Caleb Wallace Chambers and his wife, Mary Emma Chambers, served as missionary and missionary-teacher, respectively, among the Alabama-Coushatta Indians in Polk County from 1899 until their retirement in 1936. The work of this husband-wife team among the Alabama-Coushattas went far beyond the usual responsibilities of a pastor and teacher and contributed substantially to the progress of these Indians during their thirty-seven years of service.
Caleb Wallace Chambers was born in Dover, Lafayette County, Missouri, on November 13, 1854. When he was thirteen, his family moved to Lexington in the same county, and Caleb grew up there. After attending private and public schools in Dover and Lexington, he entered Westminster College in Fulton, Missouri, in his twenty-second year. In the fall of 1878 he decided to devote his life as a minister in the Presbyterian Church. Under the auspices of the Lafayette Presbytery, he reentered college that fall to begin his ministerial studies. In 1884 he began his seminary course at McCormack Theological Seminary in Chicago, Illinois. Later, he spent a year in Clarksville, Tennessee, in the Divinity Department of Southwestern Presbyterian University. There he graduated in 1887 with the degree of B.D., after which he spent two years preaching as a licentiate under the care of the Lafayette Presbytery. Chambers came to Texas in September 1890 and, in Sherman, conferred with John L. Moore, then pastor of First Presbyterian Church of Sherman and president of home missions in the Dallas Presbytery. Chambers spent his first year in Texas at Henderson as stated supply of the Presbyterian church there, where he was ordained as a minister in November 1890. In the spring of 1892 he moved to Tyler and subsequently preached for a group of churches around Tyler, including the church at Troup, where he served until January 1899.
Mary Emma Daniel was born on June 9, 1868, at Rockwall, Texas. Her father, Rev. J. B. Daniel, was an organizer and first pastor of the First Baptist Church at Terrell. She was reared at Terrell and was a member of the first graduating class at Terrell High School (1886). She taught for three years in the public schools of Rockwall before entering Sam Houston Normal Institute (now Sam Houston State University) and graduating in a class of ten in 1890. After teaching one year in a private school in Willis, she became a member of the public school faculty in Troup. There she met Caleb Wallace Chambers, then pastor of the Presbyterian church. They were married in Terrell on December 28, 1892, and made their home in Troup for seven years.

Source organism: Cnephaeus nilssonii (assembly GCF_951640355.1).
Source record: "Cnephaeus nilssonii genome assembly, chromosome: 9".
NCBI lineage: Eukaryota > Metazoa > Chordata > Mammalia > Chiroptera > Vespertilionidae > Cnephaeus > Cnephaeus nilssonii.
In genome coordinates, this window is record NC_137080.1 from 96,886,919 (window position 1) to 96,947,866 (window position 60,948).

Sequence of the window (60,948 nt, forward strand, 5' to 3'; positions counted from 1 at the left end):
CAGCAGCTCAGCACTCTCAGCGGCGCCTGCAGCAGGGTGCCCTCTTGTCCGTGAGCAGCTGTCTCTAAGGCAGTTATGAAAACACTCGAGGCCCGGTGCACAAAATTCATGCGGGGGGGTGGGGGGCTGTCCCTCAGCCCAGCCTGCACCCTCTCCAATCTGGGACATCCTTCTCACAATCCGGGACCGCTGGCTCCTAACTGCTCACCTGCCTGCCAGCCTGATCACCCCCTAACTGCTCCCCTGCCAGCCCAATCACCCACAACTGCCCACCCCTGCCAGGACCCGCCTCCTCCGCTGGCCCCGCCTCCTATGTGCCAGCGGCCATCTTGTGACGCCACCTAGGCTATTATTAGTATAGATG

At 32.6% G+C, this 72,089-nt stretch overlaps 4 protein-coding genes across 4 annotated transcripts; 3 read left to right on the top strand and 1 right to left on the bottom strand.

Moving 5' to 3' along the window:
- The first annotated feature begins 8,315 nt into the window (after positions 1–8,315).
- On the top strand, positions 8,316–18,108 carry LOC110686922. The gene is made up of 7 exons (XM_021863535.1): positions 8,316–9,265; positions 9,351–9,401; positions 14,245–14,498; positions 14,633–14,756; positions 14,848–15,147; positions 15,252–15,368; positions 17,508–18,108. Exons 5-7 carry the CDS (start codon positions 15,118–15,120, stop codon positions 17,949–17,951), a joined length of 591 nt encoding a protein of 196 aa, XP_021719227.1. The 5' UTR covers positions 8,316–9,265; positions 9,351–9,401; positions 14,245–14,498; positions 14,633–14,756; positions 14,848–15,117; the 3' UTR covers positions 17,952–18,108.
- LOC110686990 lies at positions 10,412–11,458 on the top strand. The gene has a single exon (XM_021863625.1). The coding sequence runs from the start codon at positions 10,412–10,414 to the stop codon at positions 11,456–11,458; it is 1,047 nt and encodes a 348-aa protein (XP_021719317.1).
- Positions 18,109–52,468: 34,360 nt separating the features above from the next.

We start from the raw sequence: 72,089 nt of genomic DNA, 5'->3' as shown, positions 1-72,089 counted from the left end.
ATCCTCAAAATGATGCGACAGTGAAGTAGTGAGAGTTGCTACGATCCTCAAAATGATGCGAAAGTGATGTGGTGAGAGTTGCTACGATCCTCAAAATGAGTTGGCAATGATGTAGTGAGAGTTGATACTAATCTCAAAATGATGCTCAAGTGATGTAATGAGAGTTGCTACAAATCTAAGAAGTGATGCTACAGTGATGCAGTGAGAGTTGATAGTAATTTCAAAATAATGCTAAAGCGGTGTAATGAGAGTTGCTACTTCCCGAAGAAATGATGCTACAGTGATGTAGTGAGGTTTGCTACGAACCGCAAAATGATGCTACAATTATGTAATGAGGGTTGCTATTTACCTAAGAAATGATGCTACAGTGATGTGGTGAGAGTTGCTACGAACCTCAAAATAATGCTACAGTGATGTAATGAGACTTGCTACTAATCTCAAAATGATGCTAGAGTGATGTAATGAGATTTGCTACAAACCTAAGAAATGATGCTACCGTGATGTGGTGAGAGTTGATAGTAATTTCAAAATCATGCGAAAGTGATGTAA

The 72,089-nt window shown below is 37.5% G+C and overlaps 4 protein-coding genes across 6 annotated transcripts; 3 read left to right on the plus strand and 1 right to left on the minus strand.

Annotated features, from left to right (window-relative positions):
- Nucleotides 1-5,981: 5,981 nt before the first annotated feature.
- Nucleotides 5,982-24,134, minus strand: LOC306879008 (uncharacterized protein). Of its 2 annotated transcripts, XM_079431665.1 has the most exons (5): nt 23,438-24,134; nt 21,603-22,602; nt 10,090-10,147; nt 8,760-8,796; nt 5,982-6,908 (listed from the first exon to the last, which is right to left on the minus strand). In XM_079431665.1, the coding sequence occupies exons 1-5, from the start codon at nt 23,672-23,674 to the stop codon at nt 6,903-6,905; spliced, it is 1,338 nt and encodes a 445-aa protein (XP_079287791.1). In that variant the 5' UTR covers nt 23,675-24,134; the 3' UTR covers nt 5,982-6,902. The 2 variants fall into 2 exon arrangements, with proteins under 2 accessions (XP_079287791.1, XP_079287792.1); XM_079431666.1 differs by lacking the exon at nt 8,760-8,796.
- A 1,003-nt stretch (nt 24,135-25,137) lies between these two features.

Chambers began his missionary activities at the Alabama-Coushatta reservation in May 1899 and preached for more than a year before he and his family moved there in July 1900. At the reservation they found many obstacles. The church was a one-room frame building constructed a few years before they arrived. The school was a dilapidated structure with no desks, books, or blackboards. In warm weather classes were frequently held outside the building in a brush arbor. Many of the Indians could not speak English, and the Chambers did not know the Indians' language.
Devotedly the missionaries worked among their charges. Mrs. Chambers became the public school teacher, and Reverend Chambers served as pastor of the Presbyterian mission on the reservation. In addition to church and school work, the missionaries' duties included serving as advisors to the Indians in all sorts of situations and comforters in time of trouble, nursing the sick, holding deathbed vigils, and helping to provide food and clothing to destitute tribal members. Over the years the couple worked with others to interest government and social-welfare groups in improving conditions on the reservation. During their tenure a new school and a hospital were built, and federal and state funds were appropriated to purchase more land. Chambers took courses in nursing to fill the need for medical attention, as the Indians suffered from malaria and tuberculosis, as well as other diseases. He was very successful with this part of his work and became so efficient in his medical activities that it was seldom necessary to summon a physician to the reservation.
Many honors came to these missionaries in recognition of their service among the Alabama-Coushattas. In 1929, at the age of seventy-six, Reverend Chambers received a doctorate of divinity from Austin College in Sherman. Mrs. Chambers's outstanding work as teacher of the Alabama-Coushatta children was recognized by her invitation to charter membership in the East Texas chapter of the Delta Kappa Gamma Society, a women's national honor fraternity in education. This missionary couple retired in 1936 and moved to Livingston, seventeen miles west of the reservation. Chambers died on April 16, 1950, and was buried in Forest Hill Cemetery in Livingston. His wife died on August 29, 1956, and was also buried at Forest Hill.
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Delta Kappa Gamma Bulletin, Spring 1953. Files, Austin College Archives. Houston Chronicle, July 10, 1949. Nettie McClamrock, History of the Alabama Indian Church: Indian Village, Polk County, Texas (Beaumont, Texas?, 1944?). Vertical Files, Dolph Briscoe Center for American History, University of Texas at Austin. Mary Donaldson Wade, The Alabama Indians of East Texas (Livingston, Texas: Polk County Enterprise, 1931; rev. ed. 1936).
Late Nineteenth-Century Texas
Texas in the 1920s
The following, adapted from the Chicago Manual of Style, 15th edition, is the preferred citation for this entry.
Howard N. Martin,
“Chambers, Caleb Wallace and Mary Emma,”
Handbook of Texas Online,
accessed June 26, 2022,
Published by the Texas State Historical Association.
Original Publication Date:
June 1, 1995
This entry belongs to the following Handbook Special Projects: